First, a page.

New Drug

Collins brought Mr. Atticus Benning his evening injection.  He swabbed his skin and inserted the rejuvenating fluid into his veins.  Atticus, being a man often in the spotlight, could not help but dramatize both his shock at the injection and delight at the receipt of its contents.  He sank back into his leather armchair, eyelids fluttering closed, and a faint smile blooming.

“Will there be anything else, Mr. Benning?” Collins asked.

With a distracted hand, Atticus waved away the valet and enjoyed the sensation, whether psychosomatic or legitimate, of feeling his heart beat stronger and his skin tighten.  “Eternal youth,” he purred to the empty room.  But what if the injections stop?

The next morning, he called his attorney and a half dozen connections who owed him favors.  He would ensure the injections would continue indefinitely . . . at least for those who could afford it.

“Compulsory?!” Paul sat aghast.  “Atticus, even I don’t think we can convince a majority in Congress to consider this.  There are ethical issues at hand.  Many of our friends run on a platform of moral authority.  The moment the opposition gets hold of this, the spin will destroy our whole party!”

“Spin it right back at them.” Atticus leaned forward toward his colleague across the restaurant table, the server quietly sweeping away dishes before his tie could be dressed in hollandaise.  “What’s more just than ensuring elderly people don’t die?  Add in a loving grandmother image and a message of patriotic duty, and they’ll be lining up to help.  Hit the college campuses, the high schools, just like military recruiters, but unlike war, no one will be dying.”

Paul considered it, his own hair beginning to turn gray.  The injections had begun to sound tempting, but at the current price, he couldn’t afford more than one a month, certainly not the daily doses Atticus was said to enjoy.

“I’ll see what I can do.  Perhaps we could convince clinics to pay them as we do for other blood transfusions.”

Atticus said, “Precisely.  I like the way you think.  Encourage Congress to open more clinics, and increase the payment by, hm, what’s the going rate for healthy blood sent to hospitals?”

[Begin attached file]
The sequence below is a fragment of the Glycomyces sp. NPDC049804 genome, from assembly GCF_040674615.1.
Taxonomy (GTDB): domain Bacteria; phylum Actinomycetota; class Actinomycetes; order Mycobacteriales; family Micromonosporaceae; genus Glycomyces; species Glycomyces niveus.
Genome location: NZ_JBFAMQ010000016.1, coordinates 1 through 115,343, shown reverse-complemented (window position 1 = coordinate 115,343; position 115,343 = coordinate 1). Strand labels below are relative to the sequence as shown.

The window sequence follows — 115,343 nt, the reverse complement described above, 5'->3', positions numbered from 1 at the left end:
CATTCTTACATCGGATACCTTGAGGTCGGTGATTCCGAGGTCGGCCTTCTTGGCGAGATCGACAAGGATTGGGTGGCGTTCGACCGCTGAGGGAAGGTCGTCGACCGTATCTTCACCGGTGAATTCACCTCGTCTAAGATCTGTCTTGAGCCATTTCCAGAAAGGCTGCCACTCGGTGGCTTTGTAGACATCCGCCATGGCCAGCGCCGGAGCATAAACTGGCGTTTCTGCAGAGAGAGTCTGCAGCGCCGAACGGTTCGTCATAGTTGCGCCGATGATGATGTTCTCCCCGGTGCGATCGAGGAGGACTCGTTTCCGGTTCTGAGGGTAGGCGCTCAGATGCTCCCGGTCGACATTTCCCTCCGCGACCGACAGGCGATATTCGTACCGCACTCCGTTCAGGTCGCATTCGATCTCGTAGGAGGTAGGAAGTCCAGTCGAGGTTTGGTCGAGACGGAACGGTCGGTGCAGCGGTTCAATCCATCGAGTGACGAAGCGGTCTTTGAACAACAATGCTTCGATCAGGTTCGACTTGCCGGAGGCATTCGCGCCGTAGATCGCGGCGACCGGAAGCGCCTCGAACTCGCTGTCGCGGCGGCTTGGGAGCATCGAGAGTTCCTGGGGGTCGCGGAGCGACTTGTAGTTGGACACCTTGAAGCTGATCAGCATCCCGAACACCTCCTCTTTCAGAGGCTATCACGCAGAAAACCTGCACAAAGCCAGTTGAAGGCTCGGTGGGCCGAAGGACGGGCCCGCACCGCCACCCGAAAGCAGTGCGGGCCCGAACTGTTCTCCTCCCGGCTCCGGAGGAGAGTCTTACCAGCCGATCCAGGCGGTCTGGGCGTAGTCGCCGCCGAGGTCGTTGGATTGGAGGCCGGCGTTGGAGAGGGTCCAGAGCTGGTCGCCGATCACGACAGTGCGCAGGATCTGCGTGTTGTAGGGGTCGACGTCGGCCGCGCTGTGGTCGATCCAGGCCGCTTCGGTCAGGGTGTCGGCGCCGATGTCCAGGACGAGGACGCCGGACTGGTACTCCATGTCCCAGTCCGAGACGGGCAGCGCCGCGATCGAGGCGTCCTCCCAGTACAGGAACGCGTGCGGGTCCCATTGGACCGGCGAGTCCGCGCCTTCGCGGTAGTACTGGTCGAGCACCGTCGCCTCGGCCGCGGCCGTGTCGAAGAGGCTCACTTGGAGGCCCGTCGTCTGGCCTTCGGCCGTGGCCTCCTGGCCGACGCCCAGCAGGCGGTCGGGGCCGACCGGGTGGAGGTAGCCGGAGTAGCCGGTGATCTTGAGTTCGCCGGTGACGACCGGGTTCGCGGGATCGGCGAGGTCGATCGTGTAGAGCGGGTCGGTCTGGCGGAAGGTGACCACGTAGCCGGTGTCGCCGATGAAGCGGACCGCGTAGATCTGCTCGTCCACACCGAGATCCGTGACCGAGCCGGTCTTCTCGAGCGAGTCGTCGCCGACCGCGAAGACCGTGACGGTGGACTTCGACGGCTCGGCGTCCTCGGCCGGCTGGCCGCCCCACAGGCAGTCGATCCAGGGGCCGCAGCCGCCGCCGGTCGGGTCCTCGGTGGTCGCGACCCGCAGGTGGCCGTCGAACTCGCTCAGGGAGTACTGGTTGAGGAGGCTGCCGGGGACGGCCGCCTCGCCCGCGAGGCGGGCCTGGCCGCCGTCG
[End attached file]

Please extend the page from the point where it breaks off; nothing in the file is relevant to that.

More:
“They pay donors around fifty to a hundred, sometimes more for repeat visitors.”

“A pint?” Atticus sprayed a bit of his scotch before regaining his composure.

“I know,” Paul said with a sour taste, considering how much he paid per cubic centimeter.

*

The papers gave contrasting headlines depending on who owned them.  Across most media, headlines praised the push by Senator Paul Ramsey to institute new compulsory blood donations of all healthy, young Americans between the ages of eighteen to twenty-five.  “With new medical science improving the lives of all, we have a moral obligation as citizens to ensure everyone can achieve a long, healthy life free of the ill-effects of aging.  Uncle Sam needs its most able men and women to donate monthly.  Not to end lives, but to save them!” read the frequently printed quotation.

The smaller papers and opposing media proclaimed him a vampire and spoke of the wealthiest people sucking the lifeblood of the young.  Atticus already worked on ensuring those outlets were acquired by more favorable shareholders.

The phone rang.  Collins answered it, and brought it to Atticus.

“Benning here.”

“Mr. Benning, this is Margaery Transon. We met at the Vice President’s ball last week.”

“Ah, yes, Mrs. Transon.  How good to hear from you.  What can I do for you?”

She went on in a shaky voice, desperation increasing as she told him of her need.  Her need for blood, and her limited funds, now that the going rate had risen.

“Well, I might be able to give you what you require.  What assistance are you willing to offer me?”

[Inspired by this article from The Guardian]

c. 2015, 2016 Raven J. Demers

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